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El Anatsui’s Large Sculptures Spark International Following

Two monumental wall sculptures by Ghanaian-born, Nigeria-based sculptor El Anatsui (b. 1944)—Intermittent Signals, 2009, measuring 11 by 35 feet, and Depletion, 2009, measuring 12 by 31 feet—were featured in a recent solo exhibition at Jack Shainman Gallery, New York (Feb. 10–March 13), and were both bought by private collectors.

NEW YORK—Two monumental wall sculptures by Ghanaian-born, Nigeria-based sculptor El Anatsui (b. 1944)—Intermittent Signals, 2009, measuring 11 by 35 feet, and Depletion, 2009, measuring 12 by 31 feet—were featured in a recent solo exhibition at Jack Shainman Gallery, New York (Feb. 10–March 13), and were both bought by private collectors. Prices for the seven works in the show reportedly fell in the range of $450,000/1million.

The gallery has represented Anatsui since 2005. The artist’s smaller works, which average 91⁄2 feet by 61⁄4 feet, reportedly sell for $450,000/650,000. According to Shainman, most of the pieces in the recent show have been sold, most to U.S. buyers.

Anatsui’s most recent sculptures are primarily made from pieces of metal—strips of aluminum, bottle caps or automobile parts—strung together with copper wire to create fluid free-standing or hanging works resembling mosaic or tapestry. Earlier in his career, he produced carved wood sculptures, which now sell for $40,000/90,000, but by early to mid-last decade, the artist began working mostly in found metal. After that change in medium, Anatsui’s career “took off,” according to Elisabeth Lalouschek, artistic director of October Gallery, London, which has represented the artist in Europe since 1993. “In the last few years, he has really risen, because of the visibility of his metal work,” she told ARTnewsletter. In 2002, the British Museum purchased a metal sculpture, followed by the Pompidou Center, Paris, in 2005.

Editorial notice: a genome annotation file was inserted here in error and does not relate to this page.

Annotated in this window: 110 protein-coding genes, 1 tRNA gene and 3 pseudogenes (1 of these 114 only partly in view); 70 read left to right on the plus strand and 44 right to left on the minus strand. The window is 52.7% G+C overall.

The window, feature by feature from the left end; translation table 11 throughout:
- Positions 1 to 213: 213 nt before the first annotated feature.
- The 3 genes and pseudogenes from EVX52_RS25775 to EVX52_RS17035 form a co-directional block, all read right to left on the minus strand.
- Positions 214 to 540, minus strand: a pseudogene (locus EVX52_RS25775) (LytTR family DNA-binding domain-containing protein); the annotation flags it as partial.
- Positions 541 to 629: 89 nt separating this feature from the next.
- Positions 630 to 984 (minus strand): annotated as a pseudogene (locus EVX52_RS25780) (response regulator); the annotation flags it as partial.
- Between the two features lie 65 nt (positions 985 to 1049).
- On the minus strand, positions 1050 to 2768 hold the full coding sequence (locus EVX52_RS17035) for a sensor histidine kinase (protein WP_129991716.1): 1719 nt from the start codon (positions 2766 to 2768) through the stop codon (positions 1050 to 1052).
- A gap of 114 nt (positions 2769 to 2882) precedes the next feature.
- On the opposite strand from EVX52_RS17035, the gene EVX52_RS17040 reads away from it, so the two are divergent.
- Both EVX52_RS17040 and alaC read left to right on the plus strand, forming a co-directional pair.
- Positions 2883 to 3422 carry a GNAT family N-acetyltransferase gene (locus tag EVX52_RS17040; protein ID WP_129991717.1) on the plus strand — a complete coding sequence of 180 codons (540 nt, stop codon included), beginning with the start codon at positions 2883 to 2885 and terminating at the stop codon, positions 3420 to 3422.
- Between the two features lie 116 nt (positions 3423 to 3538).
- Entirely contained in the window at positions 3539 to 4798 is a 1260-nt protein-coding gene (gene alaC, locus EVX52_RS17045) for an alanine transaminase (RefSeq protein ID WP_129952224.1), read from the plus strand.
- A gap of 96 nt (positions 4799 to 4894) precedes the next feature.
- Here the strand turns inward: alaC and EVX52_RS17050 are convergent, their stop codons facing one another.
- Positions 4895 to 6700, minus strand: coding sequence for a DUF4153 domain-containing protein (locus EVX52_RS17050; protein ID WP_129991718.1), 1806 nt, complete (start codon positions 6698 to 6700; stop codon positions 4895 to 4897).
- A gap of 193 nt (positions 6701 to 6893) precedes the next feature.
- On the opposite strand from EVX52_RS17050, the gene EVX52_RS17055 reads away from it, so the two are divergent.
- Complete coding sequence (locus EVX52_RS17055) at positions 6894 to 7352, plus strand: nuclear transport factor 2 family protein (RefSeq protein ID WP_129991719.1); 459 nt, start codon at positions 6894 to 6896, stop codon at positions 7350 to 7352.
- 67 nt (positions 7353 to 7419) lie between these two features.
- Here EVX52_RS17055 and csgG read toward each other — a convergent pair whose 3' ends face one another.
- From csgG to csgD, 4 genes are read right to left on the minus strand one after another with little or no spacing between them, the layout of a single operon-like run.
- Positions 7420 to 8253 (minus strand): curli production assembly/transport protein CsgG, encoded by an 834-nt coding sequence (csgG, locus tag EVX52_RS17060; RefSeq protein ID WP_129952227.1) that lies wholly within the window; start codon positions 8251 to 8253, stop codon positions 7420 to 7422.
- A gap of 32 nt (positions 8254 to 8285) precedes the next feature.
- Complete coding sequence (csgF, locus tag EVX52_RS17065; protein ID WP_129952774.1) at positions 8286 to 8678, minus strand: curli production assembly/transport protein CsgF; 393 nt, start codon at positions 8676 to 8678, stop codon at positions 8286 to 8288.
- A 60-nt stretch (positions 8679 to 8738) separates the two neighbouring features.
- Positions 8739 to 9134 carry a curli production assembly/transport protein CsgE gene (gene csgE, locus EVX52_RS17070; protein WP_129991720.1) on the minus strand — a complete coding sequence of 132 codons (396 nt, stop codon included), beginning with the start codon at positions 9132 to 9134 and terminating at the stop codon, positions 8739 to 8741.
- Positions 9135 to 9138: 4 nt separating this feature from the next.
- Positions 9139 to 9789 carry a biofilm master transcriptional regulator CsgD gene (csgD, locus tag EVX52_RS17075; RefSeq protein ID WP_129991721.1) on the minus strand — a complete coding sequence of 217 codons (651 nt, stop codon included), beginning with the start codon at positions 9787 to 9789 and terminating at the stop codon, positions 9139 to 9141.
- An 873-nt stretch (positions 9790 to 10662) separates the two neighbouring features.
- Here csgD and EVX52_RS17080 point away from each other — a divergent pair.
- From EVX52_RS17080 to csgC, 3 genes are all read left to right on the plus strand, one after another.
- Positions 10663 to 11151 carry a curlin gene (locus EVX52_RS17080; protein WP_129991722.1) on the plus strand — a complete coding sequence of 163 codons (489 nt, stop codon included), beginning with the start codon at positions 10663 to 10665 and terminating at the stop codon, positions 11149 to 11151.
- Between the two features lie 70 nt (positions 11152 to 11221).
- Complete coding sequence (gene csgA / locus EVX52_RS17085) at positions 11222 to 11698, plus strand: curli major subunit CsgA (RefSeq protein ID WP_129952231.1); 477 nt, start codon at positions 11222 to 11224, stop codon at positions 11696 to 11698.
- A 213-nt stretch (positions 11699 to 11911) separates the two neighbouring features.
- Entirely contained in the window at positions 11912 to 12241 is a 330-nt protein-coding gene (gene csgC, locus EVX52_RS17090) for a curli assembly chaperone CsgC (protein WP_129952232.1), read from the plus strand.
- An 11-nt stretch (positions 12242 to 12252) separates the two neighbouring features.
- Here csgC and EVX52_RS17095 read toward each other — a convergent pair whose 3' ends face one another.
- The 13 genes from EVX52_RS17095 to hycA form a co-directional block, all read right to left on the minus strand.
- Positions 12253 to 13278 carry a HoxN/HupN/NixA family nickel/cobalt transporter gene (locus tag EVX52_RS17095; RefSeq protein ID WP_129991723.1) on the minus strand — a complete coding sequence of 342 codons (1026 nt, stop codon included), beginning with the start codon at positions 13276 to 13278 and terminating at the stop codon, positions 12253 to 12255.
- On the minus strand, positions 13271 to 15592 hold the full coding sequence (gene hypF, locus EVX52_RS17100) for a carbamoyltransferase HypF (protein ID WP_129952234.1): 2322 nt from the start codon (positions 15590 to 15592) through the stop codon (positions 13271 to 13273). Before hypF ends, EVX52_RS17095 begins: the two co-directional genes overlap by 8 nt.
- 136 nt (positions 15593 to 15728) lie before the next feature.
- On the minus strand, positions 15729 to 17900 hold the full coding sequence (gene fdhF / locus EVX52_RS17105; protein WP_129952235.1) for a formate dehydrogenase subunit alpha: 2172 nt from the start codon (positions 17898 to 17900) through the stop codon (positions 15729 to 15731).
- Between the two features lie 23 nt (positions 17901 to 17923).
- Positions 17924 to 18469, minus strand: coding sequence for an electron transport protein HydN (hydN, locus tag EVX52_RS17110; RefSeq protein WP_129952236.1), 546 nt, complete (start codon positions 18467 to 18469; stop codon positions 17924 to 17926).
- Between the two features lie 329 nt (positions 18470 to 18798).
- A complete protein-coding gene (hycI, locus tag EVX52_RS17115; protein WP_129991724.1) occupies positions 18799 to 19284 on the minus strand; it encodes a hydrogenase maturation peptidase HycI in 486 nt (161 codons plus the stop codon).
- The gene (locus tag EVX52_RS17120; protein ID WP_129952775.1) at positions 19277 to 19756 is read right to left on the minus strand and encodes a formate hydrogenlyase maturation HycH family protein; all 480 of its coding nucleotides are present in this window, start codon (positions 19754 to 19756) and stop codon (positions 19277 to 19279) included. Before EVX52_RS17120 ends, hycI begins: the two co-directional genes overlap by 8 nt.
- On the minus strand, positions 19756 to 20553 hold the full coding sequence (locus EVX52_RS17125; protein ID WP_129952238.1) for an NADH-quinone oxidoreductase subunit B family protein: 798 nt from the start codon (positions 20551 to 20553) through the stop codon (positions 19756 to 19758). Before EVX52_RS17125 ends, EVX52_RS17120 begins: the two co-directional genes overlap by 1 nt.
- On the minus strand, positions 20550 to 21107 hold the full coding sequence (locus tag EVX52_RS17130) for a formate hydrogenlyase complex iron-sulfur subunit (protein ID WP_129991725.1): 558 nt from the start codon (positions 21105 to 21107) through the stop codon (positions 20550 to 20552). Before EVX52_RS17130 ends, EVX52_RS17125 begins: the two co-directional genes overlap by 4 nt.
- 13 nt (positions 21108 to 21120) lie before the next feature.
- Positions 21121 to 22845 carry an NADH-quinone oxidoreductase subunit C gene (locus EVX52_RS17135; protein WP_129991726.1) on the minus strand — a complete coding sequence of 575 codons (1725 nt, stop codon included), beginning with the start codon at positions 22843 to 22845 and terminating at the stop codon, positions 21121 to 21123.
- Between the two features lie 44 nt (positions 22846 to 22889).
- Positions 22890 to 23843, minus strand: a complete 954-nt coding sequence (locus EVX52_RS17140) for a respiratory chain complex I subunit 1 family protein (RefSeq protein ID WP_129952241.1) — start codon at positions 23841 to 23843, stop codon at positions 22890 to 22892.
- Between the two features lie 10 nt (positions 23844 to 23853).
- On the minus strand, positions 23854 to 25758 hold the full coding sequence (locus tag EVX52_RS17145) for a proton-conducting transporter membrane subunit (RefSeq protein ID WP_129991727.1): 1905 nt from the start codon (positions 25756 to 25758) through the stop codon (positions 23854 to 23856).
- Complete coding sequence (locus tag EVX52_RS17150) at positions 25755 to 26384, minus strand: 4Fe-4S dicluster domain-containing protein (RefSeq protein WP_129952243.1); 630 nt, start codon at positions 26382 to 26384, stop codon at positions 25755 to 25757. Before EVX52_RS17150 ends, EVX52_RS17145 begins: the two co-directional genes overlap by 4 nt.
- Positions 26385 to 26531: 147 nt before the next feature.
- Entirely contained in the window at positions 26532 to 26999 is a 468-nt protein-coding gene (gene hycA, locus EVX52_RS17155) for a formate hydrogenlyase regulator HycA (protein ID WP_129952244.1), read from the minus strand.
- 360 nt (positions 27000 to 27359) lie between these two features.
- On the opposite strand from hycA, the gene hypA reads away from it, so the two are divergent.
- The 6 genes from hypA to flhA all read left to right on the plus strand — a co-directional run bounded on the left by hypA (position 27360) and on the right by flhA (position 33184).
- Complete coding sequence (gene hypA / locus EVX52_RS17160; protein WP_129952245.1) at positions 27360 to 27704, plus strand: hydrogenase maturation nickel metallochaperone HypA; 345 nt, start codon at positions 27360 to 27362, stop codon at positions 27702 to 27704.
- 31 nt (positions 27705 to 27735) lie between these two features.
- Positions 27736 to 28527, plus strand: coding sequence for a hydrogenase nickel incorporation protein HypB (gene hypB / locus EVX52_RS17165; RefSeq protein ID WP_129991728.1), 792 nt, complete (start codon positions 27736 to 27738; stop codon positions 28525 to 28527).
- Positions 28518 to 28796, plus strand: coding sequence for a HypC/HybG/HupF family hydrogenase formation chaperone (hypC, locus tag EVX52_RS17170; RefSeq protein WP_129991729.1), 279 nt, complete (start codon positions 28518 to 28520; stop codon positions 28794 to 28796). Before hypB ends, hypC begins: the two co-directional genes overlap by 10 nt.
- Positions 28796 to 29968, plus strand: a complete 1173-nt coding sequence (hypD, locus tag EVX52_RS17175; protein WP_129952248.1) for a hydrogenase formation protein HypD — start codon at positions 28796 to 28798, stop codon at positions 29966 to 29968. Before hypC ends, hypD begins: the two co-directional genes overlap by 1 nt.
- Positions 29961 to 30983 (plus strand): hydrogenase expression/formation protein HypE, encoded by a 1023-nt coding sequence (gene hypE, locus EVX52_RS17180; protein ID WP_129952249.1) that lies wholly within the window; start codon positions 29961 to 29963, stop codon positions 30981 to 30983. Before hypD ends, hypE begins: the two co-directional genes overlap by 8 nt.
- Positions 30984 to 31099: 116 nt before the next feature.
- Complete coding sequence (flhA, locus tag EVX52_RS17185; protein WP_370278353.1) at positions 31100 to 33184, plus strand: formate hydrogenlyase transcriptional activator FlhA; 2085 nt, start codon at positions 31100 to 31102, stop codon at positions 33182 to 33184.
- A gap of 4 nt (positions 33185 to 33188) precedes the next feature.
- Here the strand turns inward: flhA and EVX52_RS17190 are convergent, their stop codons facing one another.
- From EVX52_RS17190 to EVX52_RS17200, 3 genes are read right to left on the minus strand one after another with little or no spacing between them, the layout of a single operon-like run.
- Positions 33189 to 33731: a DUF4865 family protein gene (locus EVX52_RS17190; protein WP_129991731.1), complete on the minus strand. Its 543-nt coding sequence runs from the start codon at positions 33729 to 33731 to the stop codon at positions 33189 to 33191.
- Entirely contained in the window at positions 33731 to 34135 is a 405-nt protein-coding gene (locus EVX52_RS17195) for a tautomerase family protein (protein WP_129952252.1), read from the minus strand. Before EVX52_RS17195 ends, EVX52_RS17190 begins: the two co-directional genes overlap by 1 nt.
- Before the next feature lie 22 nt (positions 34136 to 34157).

Anatsui’s work was also featured in the “Think with the Senses—Feel with the Mind” show, curated by Robert Storr, at the 2007 Venice Biennale, which brought him considerable attention.

“He was quite well known already, but the Bien­nale was certainly a pivotal, very important point” in Anatsui’s career, Shainman told ARTnewsletter. Storr, he said, used the artist’s work “to bracket the exhibition, both figuratively and literally.”

“El Anatsui: When I Last Wrote to You About Africa,” a major retrospective, will open at the Royal Ontario Museum, Toronto, on Oct. 2, and will travel to the Museum for African Art, Long Island City, New York, early next year.

Lalouschek said the artist’s prices are “being revised, because of a lot of interest and demand. People are willing to pay more.” She said the majority of his buyers live in the United States, though there are a number of others in Europe and the Middle East.

Anatsui’s work has come up for public sale less than a dozen times. The highest price realized at auction is $604,600, paid for the 823⁄4-by-120-inch aluminum and copper-wire Healer, 2006, at Sotheby’s in London in 2008, far above the $300,000/432,000 estimate. Other top prices include $279,000, paid for the aluminum and ­copper-wire Congress of Elders, 2006, at Phillips de Pury & Company in London in February of last year (estimate: $260,000/360,900), and $44,000, paid for the two-part carved wood Sculpture 2 (Helicopter), 1997, at Bonhams in London last April (estimate: $11,750/17,640).

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